5

 

7

 

5 Jack: Sort of -- because it helped us find places, (altitude) one bad part was that the GPS good one ran out of battery, and the blue one didn't have anything marked. The first day he did map and compass.

     

4

5

     

5 Brad: It gave you confidence. It liberated you. It's a different experience than Baxter [Park], where the trail's there, and there's no real way to get off of it, and everything's all marked out, and this way it's like "well, you know, it should be about a mile this way..."

               

5 Hank: It [the GPS] would have been better if it had maps.

     

4

5

     

5 Levi: You could actually see where you were, and what direction you were headed. You can't tell exactly where you are though [on a map]

       

5

     

5 Amos: It showed how close we are to things. Like I thought we were far away from Flying Moose Mountain. I thought Great Pond was the center of these mountains.

     

4

       

5 Quinn: Sort of -- it made it different -- in that you ... it was easier -- I don't know.

1

   

4

5

6

   

5 Kris: We knew where we were and how fast we'd get to the next spot. I enjoyed that. It's a hassle to not know where you are -- convenience too. It's more portable [than a map].

     

4

5

     

5 Carl: It helped see where we were going, and the distances. It gives you more of an idea of where you are, more than a map. You know you are on a map, but you can't really pinpoint it as well. On the GPS you know more exact, you have a better idea of how far you have to go. It could hinder it if you were hiking and you thought you were further than you actually were, so you're going on that confidence that it's closer than it is, so knowing that it was farther would be an annoyance. Whereas if you were closer as well, if you thought you had 2 miles to go, and you only had to go one mile...

2

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7

7

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confidence

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6. What did you learn about the land that you might not have learned without the GPS?

               

6 Idra: --

     

4

5

     

6 Fred: There are many ways to get somewhere. Distance is skewed. In bushwhacking -- you don't really know where you are on a map, but with a GPS you can see.

               

6 Mark: --

               

6 Earl: (already answered)

               

6 Doug: --

     

4

5

6

   

6 Jack: The altitude, definitely, like how high we were, and uh, we probably wouldn't have found our way back too well. 'Cuz we had to do a lot of bushwhacking. When we don't have it, unless you have a map and compass, it's like aimlessly walking. If we have the GPS it's like you're actually trying to go somewhere. Like we're actually know the direction we're going, like how high we need to go, and how high we are. You have a basic general sense of where you are.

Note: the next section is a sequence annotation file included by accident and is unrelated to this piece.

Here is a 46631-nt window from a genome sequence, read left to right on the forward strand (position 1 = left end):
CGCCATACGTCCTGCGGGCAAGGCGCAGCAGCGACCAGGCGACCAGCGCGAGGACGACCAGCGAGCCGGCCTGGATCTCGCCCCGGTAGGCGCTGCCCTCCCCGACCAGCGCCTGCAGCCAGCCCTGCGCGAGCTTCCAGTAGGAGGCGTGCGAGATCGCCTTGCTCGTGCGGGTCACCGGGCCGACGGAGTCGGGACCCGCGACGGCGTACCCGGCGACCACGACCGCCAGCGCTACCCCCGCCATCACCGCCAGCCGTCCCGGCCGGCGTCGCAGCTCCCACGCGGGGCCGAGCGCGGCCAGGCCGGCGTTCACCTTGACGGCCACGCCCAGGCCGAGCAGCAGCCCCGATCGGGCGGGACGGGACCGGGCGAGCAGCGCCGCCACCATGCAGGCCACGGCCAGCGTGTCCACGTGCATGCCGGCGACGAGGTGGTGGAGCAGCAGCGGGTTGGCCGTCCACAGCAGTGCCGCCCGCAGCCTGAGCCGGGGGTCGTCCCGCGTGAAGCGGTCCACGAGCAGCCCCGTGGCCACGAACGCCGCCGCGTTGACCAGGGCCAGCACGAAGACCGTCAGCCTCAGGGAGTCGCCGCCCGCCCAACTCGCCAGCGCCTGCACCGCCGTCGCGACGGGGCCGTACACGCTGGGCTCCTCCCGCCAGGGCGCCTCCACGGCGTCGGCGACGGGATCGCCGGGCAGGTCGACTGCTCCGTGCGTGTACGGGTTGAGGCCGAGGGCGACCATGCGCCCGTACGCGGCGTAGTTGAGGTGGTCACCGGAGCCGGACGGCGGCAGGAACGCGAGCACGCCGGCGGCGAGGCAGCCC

4

5

     

6 Brad: There's a lot of logging that went on back there and actually the new growth is the toughest stuff. Trees that have been there for just 5 -10 years are pretty brutal to go through actually -- so thick, and dense [and if not for the GPS they'd not have gone there]

       

5

     

6 Hank: --

     

4

5

     

6 Levi: You could see how the trails curved along. They aren't really straight lines.

     

4

       

6 Amos: You can see where the skidder trails went. If we didn't' have it I'm pretty sure we'd have gotten lost. Gave us confidence to check them out.

       

5

     

6 Quinn: There are a lot of trails, and no bowling alley [inside FML joke], some trails are made before you know.

       

5

     

6 Kris: I learned about the area around FML: the logging, development threat, the new preserve, etc.

1

   

4

5

     

6 Carl: I'm not sure. The maps gave me a pretty good idea where everything was. The GPS made it more enjoyable with the tracking of our path and seeing where we were. You're less likely to get lost with the GPS. When you're bushwhacking the GPS tracks your movement better.

1

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fun

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tech

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culture

7. How did the game project affect the way you saw the land?

   

3

 

5

     

7 Idra: I was always thinking about how we could turn the land, like using it in the game, like when we saw the saw the hunter's towers I knew we could use those in the game, and the blueberry patches -- several times I picked like 40 blueberries, put them all in my hand and like shoved them into my mouth. and that could be in the game how? Maybe there could be a blueberry monster? I was joking around with that, but with the hunter towers things we can.

1

 

3

 

5

     

7 Fred: I thought about what could be hidden here, what could happen here, etc. It was fun, because we did it for John. Although we got more tired the second day (with the GPS)

   

3

 

5

     

7 Mark: The idea that are certain spots that are kind of special. We had an idea that some point in the lake would be important. The lake I think would be less frustrating than a random point in the woods. You're definitely looking for things that would be special.

       

5

     

7 Earl: Not much. It changed our perception of close and far, but didn't change what we did water jug -- how to use it

               

7 Doug: I mostly used the map.

     

4

 

6